Uncontested Divorce

A Faster, More Affordable Version Of Divorce

We have all heard horror stories of divorces that last for years and drain the exes of money and strength. This most often happens when the spouses are deeply estranged from each other, and determined to fight tooth and nail over every piece of marital property and custody of the children.

Fortunately, there are quicker and easier alternatives, especially if you and your spouse are willing to work together to avoid a contentious, messy marriage dissolution. From our office in Fairfax, Virginia, the Law Office of Afsana Chowdhury skillfully guides our clients through uncontested divorce. We serve clients throughout Fairfax County and the surrounding regions.

Uncontested Divorce Explained

Unlike traditional divorce, uncontested divorce is not a confrontational proceeding. It is a form of amicable divorce that works best when you and your spouse can agree on basic matters like property division. It is a fast and simple version of divorce that can save you significant time and money, and avoid the bitter feelings often associated with divorce.

Though uncontested divorce is generally much more simple than traditional divorce, there are still steps you must follow. As your attorney, Afsana Chowdhury’s experience with uncontested divorce will make sure that you avoid mistakes that will delay the dissolution of your marriage, cost you your share of the property or both.

How Do I File for an Uncontested Divorce?

You must first meet the requirements of a divorce in Virginia. At a minimum, one of the spouses must have lived in Virginia for at least six months before filing for divorce. You and your spouse must also be separated for six months, or twelve months if there are minor children involved.

The divorce begins with a bill of complaint. The filing spouse is the plaintiff, while the non-filing spouse is the defendant. Each county has unique rules and documents for filing a divorce, so consider working with an experienced Virginia uncontested divorce attorney before attempting to file forms for an uncontested divorce.

The filing spouse must also serve their spouse with the divorce papers, under Virginia Code Section 20-99.2. This can typically be done by hiring a private process server or the sheriff, to serve the papers. Although the spouse against whom the divorce is being filed is entitled to notice, they can waive their right to notice. This can help expedite the divorce process, especially when neither spouse objects to the divorce.

The most burdensome aspect of a divorce is often the property settlement aspect. Both spouses must fully disclose their financial position so the other party is fully aware of how many assets and debts are at issue.

The spouses must agree as to how they want to divide their assets after they complete the divorce. Not only will the agreement cover property, like joint accounts, shared real estate, and any other marital property, but it will also address child custody if you and your spouse have minor children as well as issues of support and maintenance. Even if the divorce is generally uncontested, these negotiations can still be contentious.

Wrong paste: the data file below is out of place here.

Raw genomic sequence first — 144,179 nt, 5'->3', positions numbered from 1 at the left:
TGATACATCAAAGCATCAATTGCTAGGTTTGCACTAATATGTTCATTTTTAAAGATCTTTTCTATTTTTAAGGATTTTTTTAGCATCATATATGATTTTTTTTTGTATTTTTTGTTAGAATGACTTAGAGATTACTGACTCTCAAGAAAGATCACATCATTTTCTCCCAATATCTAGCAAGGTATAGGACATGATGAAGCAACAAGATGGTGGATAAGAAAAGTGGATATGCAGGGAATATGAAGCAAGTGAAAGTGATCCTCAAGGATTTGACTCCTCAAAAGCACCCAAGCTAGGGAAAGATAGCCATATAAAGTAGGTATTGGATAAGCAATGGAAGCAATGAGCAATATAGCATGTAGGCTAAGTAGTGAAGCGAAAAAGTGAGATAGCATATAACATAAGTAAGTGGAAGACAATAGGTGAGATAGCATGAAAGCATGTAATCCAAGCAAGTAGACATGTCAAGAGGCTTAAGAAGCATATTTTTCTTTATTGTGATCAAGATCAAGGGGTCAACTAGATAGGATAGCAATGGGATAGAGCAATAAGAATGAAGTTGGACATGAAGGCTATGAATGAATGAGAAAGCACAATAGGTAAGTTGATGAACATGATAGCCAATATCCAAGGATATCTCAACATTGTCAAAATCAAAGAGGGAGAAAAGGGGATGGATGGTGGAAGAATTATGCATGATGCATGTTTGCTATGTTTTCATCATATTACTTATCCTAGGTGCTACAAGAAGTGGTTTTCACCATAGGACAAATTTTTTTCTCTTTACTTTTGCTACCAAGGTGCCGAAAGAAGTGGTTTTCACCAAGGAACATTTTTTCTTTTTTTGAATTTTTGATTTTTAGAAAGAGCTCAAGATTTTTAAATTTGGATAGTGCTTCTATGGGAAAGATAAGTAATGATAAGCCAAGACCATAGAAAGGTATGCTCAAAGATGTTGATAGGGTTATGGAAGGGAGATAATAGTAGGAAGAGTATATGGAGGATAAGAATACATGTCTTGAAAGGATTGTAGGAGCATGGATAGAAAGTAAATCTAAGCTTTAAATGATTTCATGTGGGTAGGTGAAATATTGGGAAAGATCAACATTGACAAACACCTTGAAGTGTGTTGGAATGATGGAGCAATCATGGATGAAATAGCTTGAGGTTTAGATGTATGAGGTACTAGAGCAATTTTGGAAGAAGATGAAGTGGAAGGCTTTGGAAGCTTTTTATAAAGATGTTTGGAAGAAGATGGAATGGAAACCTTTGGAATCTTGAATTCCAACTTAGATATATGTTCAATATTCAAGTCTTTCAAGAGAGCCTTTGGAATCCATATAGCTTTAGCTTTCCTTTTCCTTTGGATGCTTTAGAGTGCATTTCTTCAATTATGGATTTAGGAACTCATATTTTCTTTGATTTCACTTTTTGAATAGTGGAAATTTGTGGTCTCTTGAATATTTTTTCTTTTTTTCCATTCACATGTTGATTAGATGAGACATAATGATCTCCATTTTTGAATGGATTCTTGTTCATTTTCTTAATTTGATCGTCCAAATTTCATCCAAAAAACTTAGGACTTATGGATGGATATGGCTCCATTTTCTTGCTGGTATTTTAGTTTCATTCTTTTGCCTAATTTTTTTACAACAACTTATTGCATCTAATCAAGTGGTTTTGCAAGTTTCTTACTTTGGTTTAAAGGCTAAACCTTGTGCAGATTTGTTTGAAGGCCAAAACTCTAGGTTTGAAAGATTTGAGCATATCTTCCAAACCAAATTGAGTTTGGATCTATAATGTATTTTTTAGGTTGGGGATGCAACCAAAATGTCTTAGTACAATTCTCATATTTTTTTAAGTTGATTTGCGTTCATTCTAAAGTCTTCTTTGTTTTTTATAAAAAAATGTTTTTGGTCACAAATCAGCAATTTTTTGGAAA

Finally, a judge must formally approve the divorce. One of the benefits of an uncontested divorce, rather than a contested divorce, is that the spouses do not need to try their divorce in front of a judge. The plaintiff may request an oral hearing in front of the judge, where they bring the divorce documents and usually at least one witness who can testify as to the dissolution of the marriage. In an uncontested divorce where both parties agree to the divorce agreement, the judge will likely sign the final divorce decree immediately after the hearing. Virginia now allows testimony in uncontested divorces to be given by affidavit, thus enabling parties to avoid having to appear in court altogether.

How Much Does an Uncontested Divorce Cost?

An uncontested divorce is almost always going to be less expensive than a contested divorce because it avoids the cost of a lengthy trial, which is a strong incentive for spouses to come to a quick and efficient agreement. Although they are cheaper, uncontested divorces can still cost substantial amounts of money as there may be numerous issues or significant assets involved. Furthermore, in addition to paying an attorney, even in uncontested divorces couples are required to pay filing fees and other costs to the court.

Divorce attorneys typically charge by the hour for their services. This can be one of the main expenses involved in a divorce. The more the spouses disagree, the more they usually have to pay their lawyers to help them negotiate their property settlement. Although our office does not bill clients by the house, every divorce will have its own unique set of facts and circumstances that determine the actual cost of the legal process for each spouse.

Get Help Deciding If Uncontested Divorce Is For You

Not every divorce can be uncontested, but when possible, an uncontested divorce can save a great deal of time and money. To talk about fast divorce options with a talented uncontested divorce attorney, please call our office at 703-782-4273 or visit our Contact page to email us. We offer an initial phone consultation.

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